At this point I don’t think we can rule out the possibility that The Rolling Stones have discovered the fountain of youth and drank heartily from its restorative waters. How can this positively geriatric collaboration exude so much energy and passion even after all these years?
For the first time in Cuban history a major international rock group came to tour, and what a group to start with. Close your eyes. Ignore the baying Havanan crowd. Appreciate the honest purity of their music. The live performances of their whimsical blues-rock melodies stay mostly true to the original versions in sound, energy and spirit. It isn’t often that a band sounds exactly the same from studio to stage yet, despite the unstoppable marching of time, the Stones do exactly that. Foot stomping rhythms and powerful guitar riffs meet the unmistakable vocals of Mick Jagger for your auditory pleasure as they have done for decades.
My question is this: is it necessarily a good thing that this live album sounds so much like a studio album? Take away Mick Jagger’s attempts at Spanish in his broad English accent between songs and you essentially have a rehashed greatest hits album. The Rolling Stones are one of my all-time favourite bands – I’ve grown up with Brown Sugar blaring since before I could walk – but this album is, unfortunately, uninspiring. As far as live performances go, it isn’t even their best attempt.
The album starts well with Jumpin’ Jack Flash, followed by a rendition of It’s Only Rock ‘N Roll (But I Like It) that is truly reminiscent of Muddy Waters and Chuck Berry, a very clear influence on their music. The pace begins to slow a few more songs in with Out Of Control, Angie, and Paint It Black, before quickly resuming in the well-known up-tempo and hard-hitting sound of the Stones with Honky Tonk Woman.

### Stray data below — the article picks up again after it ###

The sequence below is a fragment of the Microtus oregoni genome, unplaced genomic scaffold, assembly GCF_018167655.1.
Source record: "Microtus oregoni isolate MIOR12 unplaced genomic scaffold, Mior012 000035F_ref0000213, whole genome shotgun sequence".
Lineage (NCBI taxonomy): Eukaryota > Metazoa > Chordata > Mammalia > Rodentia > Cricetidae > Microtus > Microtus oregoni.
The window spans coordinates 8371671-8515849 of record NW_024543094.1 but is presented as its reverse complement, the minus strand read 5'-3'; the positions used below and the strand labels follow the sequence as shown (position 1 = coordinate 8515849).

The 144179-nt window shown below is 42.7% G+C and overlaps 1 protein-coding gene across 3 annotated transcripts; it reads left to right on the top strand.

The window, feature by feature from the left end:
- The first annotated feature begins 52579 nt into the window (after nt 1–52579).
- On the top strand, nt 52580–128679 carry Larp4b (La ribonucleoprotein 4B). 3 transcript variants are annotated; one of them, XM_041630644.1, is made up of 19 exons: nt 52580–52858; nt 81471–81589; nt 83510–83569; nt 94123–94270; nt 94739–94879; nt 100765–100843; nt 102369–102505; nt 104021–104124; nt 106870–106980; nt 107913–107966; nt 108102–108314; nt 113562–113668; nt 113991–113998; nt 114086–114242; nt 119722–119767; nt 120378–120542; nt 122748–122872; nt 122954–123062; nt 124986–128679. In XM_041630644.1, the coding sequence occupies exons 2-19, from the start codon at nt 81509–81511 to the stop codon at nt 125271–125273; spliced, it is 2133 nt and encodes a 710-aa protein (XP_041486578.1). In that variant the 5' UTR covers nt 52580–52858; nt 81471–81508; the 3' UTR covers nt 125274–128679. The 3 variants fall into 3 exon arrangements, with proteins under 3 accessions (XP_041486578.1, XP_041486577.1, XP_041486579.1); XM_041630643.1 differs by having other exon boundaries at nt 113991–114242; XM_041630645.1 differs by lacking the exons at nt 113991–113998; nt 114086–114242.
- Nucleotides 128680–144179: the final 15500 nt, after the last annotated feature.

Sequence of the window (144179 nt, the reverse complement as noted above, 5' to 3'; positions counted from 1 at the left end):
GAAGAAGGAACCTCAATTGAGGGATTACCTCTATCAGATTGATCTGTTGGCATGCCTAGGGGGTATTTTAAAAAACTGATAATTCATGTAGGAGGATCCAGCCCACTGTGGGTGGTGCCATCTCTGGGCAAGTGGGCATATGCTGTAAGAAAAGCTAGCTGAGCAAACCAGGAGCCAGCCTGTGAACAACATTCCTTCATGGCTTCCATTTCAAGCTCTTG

Halfway through the set Jagger hands over the reigns to Keith Richards, who performs his breathtaking renditions of You Got The Silver and Before They Make Me Run. Richards provides perhaps the most refreshing change of pace throughout the entire album all while performing two of their lesser known songs – before this point I felt a little swamped by Jagger’s piercing vocals and characteristically aggressive singing style, but Richards proved a saving grace in what was soon becoming a repetitive rigmarole. Slowing down the tempo, soothing the crowd, and emphasising a careful and thoughtful performance over passion and excitement really adds another layer to this album. Almost all too soon Richards returns the microphone to Jagger.
With the exception of Gimme Shelter, the rest of the album becomes steeped in tedium and self-indulgence: songs originally three or four minutes long are doubled and tripled in length. Songs like (I Can’t Get No) Satisfaction, already quite repetitive, become an exercise in self-discipline when avoiding the skip button. With a total run-time of 116 minutes, patience truly is a virtue in the back half of the album.
What makes this album so unique is the backdrop, the context, the story of the show. In fact, Havana Moon first featured as a film in cinemas. Havana Moon is meant to be an experience, it’s meant to be enjoyed on the big screen where Keith Richards’ solos and Mick Jagger’s flamboyant front-man persona can be truly appreciated and enjoyed. Without that, you are left with a forgettable rendition of what should be fantastic music. There are bright sparks and deep troughs alike in this album and, for that reason, I would not write it off. If you love The Rolling Stones and have the time to spare, there’s no reason not to listen to Havana Moon, but if you never listened it would be no great loss.